Background: More patients are dying in non-palliative care settings than in palliative care settings. How health care providers care for adult patients at the end-of-life stage in non-palliative care settings has not been adequately explored. The aim of this study was to explore the experiences of health care providers in caring for patients at the end-of-life stage in non-palliative care settings. Read More

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https://bmcpalliatcare.biomedcentral.com/articles/10.1186/s1
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http://dx.doi.org/10.1186/s12904-018-0372-7DOI Listing
http://www.ncbi.nlm.nih.gov/pmc/articles/PMC6193297PMC
October 2018
23 Reads

Attitudes to specialist palliative care and advance care planning in people with COPD: a multi-national survey of palliative and respiratory medicine specialists.

BMC Palliat Care 2018 Oct 15;17(1):115. Epub 2018 Oct 15.

Palliative Medicine, St Vincent's Hospital and Victorian Comprehensive Cancer Centre, University of Melbourne, Melbourne, Australia.

Background: Chronic obstructive pulmonary disease (COPD) guidelines recommend early access to palliative care together with optimal, disease-directed therapy for people with advanced disease, however, this occurs infrequently. This study explored the approaches of respiratory and palliative medicine specialists to palliative care and advance care planning (ACP) in advanced COPD.

Methods: An online survey was emailed to all specialists and trainees in respiratory medicine in Australia and New Zealand (ANZ), and to all palliative medicine specialists and trainees in ANZ and the United Kingdom. Read More

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https://bmcpalliatcare.biomedcentral.com/articles/10.1186/s1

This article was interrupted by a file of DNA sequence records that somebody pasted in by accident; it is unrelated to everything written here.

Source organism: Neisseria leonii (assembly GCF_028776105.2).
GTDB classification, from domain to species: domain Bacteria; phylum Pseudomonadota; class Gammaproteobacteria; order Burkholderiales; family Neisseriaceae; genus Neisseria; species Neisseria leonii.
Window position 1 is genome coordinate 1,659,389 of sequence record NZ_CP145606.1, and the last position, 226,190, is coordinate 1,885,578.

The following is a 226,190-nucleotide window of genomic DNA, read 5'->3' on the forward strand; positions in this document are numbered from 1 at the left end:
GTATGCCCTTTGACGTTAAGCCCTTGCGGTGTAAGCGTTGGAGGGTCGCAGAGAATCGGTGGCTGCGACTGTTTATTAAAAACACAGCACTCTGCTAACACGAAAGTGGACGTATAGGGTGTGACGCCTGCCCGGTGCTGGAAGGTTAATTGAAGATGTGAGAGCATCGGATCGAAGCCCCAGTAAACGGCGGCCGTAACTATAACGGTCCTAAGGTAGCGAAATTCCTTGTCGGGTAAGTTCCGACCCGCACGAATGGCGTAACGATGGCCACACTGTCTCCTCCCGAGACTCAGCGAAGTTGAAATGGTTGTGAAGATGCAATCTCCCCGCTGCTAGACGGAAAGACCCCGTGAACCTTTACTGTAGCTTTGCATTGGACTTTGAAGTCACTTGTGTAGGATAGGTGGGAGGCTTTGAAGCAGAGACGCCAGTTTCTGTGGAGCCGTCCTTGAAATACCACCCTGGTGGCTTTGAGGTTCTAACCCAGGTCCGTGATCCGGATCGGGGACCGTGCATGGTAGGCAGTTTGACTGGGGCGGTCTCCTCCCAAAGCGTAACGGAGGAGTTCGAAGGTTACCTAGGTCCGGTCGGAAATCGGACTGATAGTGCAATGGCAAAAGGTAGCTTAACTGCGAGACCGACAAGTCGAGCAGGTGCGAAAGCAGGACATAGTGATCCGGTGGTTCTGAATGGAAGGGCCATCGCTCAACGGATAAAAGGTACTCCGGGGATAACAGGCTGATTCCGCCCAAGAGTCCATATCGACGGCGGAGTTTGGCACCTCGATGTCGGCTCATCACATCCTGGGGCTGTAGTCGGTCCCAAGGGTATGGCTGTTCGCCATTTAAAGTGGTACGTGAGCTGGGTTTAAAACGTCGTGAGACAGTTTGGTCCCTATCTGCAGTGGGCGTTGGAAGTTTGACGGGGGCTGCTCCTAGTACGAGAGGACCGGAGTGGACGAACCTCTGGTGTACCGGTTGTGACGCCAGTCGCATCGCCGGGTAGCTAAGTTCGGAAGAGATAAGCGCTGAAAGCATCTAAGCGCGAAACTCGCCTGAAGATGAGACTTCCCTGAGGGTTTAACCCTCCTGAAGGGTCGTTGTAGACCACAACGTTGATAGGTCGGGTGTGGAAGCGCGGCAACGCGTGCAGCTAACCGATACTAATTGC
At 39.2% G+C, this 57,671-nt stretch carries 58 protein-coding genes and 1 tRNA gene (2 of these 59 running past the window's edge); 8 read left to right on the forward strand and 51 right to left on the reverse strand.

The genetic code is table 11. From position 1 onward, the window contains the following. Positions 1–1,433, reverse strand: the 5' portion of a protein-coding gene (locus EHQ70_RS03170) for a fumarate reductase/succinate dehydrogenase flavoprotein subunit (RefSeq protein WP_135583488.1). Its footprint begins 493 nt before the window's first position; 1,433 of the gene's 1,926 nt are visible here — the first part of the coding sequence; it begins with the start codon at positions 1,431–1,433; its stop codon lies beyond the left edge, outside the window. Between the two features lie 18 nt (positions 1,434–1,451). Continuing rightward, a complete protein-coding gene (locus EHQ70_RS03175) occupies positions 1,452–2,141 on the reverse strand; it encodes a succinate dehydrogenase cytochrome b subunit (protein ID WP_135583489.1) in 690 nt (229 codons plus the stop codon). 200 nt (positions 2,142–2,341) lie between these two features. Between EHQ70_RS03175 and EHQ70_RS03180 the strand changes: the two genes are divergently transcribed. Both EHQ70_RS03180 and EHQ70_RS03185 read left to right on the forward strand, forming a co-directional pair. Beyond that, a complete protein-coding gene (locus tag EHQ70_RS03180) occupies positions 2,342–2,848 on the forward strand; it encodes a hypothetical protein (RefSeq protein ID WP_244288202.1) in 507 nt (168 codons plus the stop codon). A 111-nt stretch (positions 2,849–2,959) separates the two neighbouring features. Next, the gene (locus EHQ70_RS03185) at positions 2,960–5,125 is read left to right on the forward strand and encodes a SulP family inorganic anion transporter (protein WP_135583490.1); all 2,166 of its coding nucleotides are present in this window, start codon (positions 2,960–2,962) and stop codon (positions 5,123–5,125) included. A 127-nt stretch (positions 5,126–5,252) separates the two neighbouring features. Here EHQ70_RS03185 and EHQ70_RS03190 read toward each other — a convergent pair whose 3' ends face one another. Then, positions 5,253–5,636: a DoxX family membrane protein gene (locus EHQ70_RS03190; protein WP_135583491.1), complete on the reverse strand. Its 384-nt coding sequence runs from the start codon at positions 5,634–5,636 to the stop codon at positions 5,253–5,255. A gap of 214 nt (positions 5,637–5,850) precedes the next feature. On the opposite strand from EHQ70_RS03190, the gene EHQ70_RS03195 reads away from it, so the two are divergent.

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http://dx.doi.org/10.1186/s12904-018-0371-8DOI Listing
http://www.ncbi.nlm.nih.gov/pmc/articles/PMC6190649PMC
October 2018
10 Reads

Allow natural death versus do-not-resuscitate: titles, information contents, outcomes, and the considerations related to do-not-resuscitate decision.

BMC Palliat Care 2018 Oct 10;17(1):114. Epub 2018 Oct 10.

Department of Psychology, College of Humanities and Social Sciences, Kaohsiung Medical University, Kaohsiung, Taiwan.

Background: As the "do not resuscitate" (DNR) discussion involves communication, this study explored (1) the effects of a title that included "allow natural death", and of information contents and outcomes of the decision; and (2) the information needs and consideration of the DNR decision, and benefits and barriers of the DNR discussion.

Methods: Healthy adults (n = 524) were presented with a scenario with different titles, information contents, and outcomes, and they rated the probability of a DNR decision. A questionnaire including information needs, consideration of the decision, and benefits and barriers of DNR discussion was also used. Read More

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http://dx.doi.org/10.1186/s12904-018-0367-4DOI Listing
http://www.ncbi.nlm.nih.gov/pmc/articles/PMC6180419PMC
October 2018
6 Reads

First year experiences with a palliative out-patients structure for patients with COPD: a qualitative study of health professionals' expectations and experiences.

BMC Palliat Care 2018 Oct 8;17(1):113. Epub 2018 Oct 8.

Neuroscience Centre, Copenhagen University Hospital, Rigshospitalet, Section 2091, Inge Lehmanns Vej 7, 2100, Copenhagen Ø, Denmark.